Everything You Need to Know About Disregarded Entities
Disregarded Entities: Individuals, Businesses, and Other Separate Entities for Tax Purposes3 min read
A disregarded entity is an individual, a business, or another type of entity that’s treated as separate from its owner for income tax purposes. It’s often established for asset protection or liability avoidance purposes. The IRS will “disregard” the entity in certain situations, meaning the entity won’t be liable for any taxes or subjected to certain other requirements associated with entities. If you’re based in Los Angeles and seeking counsel that understands local regulation, UpCounsel has a network of experienced lawyers with business law expertise that can provide high quality, cost-effective legal services.
Understanding Disregarded Entities
A disregarded entity is an entity that’s separate from its owner or parent company, or the corporation that started it, but is treated as part of the entity’s owner or parent company for tax purposes. This means it’s not subject to the same tax rules as other entities. It may also be exempt from certain requirements associated with entities—such as employment tax requirements, certain corporate filing requirements, and even governance requirements—depending on the type of entity.
The sole exception is single-member LLCs, which are considered “pass-through” entities and are liable for federal and state income taxes. The LLC pays taxes from its earnings but keeps the entity separate from its owner, meaning the profits are not susceptible to personal liabilities. Disregarded entities may also be exempt from sales and excise taxes, or other taxes or fees.
Types of Disregarded Entities
Disregarded entities are most commonly set up in the form of LLCs or single-member LLCs, since these entities benefit from the liability protection as well as pass-through taxation. This means that profits are taxed at the individual level, and the LLC’s expenses cannot be deducted from the corporation’s profits.
A disregarded entity can also be set up as a C-corporation or an S-Corporation. S-corporations are considered “S” corporations and may have an ownership structure, meaning that the profits are subject to taxation at the individual level if the corporation has two or more owners, and at the corporate level if the corporation has one or more owners.
Benefits of Disregarded Entities
The primary benefit of a disregarded entity is the liability protection it provides. By treating the entity as separate from the owner, the owner is not personally liable for any debts incurred by the entity. Furthermore, the owner is not responsible for any taxes or fees associated with the entity unless they elect to be treated as a “pass-through” entity, such as an LLC or a Subchapter S corporation.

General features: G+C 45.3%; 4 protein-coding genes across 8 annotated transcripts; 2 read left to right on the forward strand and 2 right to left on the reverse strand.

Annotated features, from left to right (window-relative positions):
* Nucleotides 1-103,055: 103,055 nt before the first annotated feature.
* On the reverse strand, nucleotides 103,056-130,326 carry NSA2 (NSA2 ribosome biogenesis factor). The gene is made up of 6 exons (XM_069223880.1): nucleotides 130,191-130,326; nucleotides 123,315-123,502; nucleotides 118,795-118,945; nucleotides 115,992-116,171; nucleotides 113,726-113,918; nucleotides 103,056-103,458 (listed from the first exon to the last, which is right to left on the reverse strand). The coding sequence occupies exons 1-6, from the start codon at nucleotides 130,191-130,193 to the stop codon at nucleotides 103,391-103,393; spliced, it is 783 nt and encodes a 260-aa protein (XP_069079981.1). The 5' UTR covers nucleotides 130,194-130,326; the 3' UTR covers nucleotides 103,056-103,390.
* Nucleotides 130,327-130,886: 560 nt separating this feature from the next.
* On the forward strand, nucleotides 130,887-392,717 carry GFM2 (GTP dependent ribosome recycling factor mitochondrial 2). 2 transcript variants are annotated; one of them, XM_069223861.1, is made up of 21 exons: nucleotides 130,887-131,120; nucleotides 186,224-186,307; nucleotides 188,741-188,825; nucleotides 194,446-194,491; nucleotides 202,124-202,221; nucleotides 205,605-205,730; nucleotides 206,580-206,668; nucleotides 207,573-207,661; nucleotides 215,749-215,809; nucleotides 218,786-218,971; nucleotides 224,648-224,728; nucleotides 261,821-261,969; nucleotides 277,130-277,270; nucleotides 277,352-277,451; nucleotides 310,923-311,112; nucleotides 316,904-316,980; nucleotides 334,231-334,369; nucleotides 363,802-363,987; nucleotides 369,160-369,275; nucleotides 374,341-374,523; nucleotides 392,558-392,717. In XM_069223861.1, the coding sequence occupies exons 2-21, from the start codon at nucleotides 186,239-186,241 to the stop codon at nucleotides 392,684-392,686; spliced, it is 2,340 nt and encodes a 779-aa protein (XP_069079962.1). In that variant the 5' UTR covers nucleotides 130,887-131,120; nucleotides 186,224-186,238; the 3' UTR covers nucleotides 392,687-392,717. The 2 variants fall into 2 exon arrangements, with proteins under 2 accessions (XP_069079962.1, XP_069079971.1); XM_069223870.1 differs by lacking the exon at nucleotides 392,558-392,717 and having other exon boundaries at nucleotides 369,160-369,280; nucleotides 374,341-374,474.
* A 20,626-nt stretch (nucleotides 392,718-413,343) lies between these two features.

Additionally, disregarded entities provide asset protection because the entity, by definition, is separate from the assets that are owned by the business or person who is the entity’s owner. This can be especially beneficial in instances such as divorce proceedings, business purchases, or debt collection.
Finally, setting up a disregarded entity can save you in taxes. Depending on the type of entity, your profits may be subject to taxation only once, at the individual level, rather than twice, as would be the case with other entities.
Risks of Disregarded Entities
Though disregarded entities can provide significant benefits, it’s important to be aware of the risks associated with them.
For example, disregarded entities do not provide a certain degree of protection from creditors. In other words, if an LLC engages in business activities that put it in debt and the LLC subsequently defaults on its payments, the creditors may pursue and potentially obtain the owner’s assets, including the owner’s personal assets.
Furthermore, disregarded entities may not be recognized in some jurisdictions, so the owner may need to register the entity in certain states or countries in order to conduct business and gain the protections offered by forming a LLC or an S-corporation.
Finally, when utilizing a disregarded entity, it is important to make sure that the corporate formalities—such as filing annual reports and paying taxes—are followed in order to make sure the entity remains as a separate entity and not be disregarded by the Internal Revenue Service.
A disregarded entity is an entity that is separate from its owner or parent company, but is treated as part of that entity for tax purposes. This can provide numerous benefits, such as liability protection and savings on taxes. However, it is important to be aware of the risks associated with disregarded entities, such as their lack of creditor protection and the need to file necessary corporate formalities. If you’re based in Los Angeles and wondering what the regulations and laws are around setting up a disregarded entity or learning more about the financial implications, UpCounsel’s network of experienced lawyers can help you out.